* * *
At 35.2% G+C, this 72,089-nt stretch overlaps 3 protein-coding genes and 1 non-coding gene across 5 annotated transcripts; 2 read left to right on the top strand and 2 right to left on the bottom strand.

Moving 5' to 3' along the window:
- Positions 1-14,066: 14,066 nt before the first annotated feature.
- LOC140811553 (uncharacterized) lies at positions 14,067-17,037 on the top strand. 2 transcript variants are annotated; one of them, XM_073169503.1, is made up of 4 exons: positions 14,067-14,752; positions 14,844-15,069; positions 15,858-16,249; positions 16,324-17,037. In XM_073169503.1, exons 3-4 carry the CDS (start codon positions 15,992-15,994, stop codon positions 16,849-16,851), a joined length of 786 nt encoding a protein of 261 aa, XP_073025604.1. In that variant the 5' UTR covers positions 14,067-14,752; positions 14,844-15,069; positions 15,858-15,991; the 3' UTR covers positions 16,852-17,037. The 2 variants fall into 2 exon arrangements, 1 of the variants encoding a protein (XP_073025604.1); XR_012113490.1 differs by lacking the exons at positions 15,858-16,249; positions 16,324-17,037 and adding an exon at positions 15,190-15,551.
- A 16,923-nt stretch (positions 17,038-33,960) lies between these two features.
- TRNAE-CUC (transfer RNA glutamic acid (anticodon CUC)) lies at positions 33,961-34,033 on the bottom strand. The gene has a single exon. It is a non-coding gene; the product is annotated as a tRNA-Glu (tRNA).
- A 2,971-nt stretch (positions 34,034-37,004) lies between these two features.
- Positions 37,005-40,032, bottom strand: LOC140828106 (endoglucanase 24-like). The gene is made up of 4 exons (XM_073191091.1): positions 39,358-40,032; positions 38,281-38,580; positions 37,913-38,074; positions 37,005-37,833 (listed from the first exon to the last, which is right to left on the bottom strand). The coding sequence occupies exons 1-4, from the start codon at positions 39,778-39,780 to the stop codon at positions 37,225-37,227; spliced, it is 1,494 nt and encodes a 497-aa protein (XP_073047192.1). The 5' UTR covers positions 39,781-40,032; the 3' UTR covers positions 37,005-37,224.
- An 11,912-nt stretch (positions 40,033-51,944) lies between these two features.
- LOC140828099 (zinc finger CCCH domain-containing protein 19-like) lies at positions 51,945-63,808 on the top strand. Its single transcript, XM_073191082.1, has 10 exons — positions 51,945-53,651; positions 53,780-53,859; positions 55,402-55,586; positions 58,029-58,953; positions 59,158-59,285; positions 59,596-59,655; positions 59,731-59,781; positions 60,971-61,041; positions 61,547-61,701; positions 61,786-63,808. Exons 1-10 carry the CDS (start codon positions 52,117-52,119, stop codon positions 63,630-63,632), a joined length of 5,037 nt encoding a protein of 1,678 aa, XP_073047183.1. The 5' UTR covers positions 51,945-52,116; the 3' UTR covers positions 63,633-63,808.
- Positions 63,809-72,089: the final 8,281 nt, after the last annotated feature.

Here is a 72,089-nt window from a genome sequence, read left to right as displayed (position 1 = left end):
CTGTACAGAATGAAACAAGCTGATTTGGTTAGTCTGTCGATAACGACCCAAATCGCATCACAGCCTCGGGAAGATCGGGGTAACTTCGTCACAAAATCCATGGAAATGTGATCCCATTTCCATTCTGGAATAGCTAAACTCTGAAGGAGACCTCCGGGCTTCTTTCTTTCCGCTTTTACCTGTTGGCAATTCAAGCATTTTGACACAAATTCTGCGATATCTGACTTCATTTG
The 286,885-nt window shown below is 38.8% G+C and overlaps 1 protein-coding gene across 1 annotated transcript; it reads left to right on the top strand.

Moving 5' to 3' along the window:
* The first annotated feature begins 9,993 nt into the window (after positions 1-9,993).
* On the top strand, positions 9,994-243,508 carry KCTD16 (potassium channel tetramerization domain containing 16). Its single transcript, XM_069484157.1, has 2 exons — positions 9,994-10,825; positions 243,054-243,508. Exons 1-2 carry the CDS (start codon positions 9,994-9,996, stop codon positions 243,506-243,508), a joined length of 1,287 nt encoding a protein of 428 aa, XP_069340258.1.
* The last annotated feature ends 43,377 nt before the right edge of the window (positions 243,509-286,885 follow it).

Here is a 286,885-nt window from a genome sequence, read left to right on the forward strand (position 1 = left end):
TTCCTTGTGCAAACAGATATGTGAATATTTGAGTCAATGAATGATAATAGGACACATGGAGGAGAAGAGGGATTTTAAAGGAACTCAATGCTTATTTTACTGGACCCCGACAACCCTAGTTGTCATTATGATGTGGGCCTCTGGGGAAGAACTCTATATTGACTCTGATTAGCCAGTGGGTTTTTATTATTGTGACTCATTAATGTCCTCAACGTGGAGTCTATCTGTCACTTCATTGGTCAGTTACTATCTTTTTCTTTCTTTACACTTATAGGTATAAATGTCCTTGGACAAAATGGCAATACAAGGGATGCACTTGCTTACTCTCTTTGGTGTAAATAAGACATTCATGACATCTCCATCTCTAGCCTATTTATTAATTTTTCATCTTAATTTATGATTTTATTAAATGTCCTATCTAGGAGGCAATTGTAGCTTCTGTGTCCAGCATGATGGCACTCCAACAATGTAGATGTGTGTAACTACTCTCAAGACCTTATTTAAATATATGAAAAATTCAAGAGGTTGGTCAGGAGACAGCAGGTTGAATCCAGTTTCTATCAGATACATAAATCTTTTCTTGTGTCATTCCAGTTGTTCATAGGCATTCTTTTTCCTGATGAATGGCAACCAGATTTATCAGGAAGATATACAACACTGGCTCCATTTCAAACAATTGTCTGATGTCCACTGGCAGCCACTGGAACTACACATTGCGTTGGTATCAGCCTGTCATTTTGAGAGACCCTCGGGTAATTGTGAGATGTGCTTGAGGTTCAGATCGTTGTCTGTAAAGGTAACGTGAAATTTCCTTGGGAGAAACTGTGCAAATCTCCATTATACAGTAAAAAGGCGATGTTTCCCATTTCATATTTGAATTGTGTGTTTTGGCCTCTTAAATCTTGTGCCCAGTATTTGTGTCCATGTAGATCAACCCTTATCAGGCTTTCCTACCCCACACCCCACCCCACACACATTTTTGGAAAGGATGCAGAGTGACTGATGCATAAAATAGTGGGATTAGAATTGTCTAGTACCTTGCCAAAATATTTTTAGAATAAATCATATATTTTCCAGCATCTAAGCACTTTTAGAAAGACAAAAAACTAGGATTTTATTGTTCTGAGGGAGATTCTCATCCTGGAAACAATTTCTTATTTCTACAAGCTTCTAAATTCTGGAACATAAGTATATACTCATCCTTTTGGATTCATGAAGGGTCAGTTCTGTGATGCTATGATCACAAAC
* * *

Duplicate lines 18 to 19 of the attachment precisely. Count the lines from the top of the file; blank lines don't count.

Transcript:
* The last annotated feature ends 43,377 nt before the right edge of the window (positions 243,509-286,885 follow it).

Here is a 286,885-nt window from a genome sequence, read left to right on the forward strand (position 1 = left end):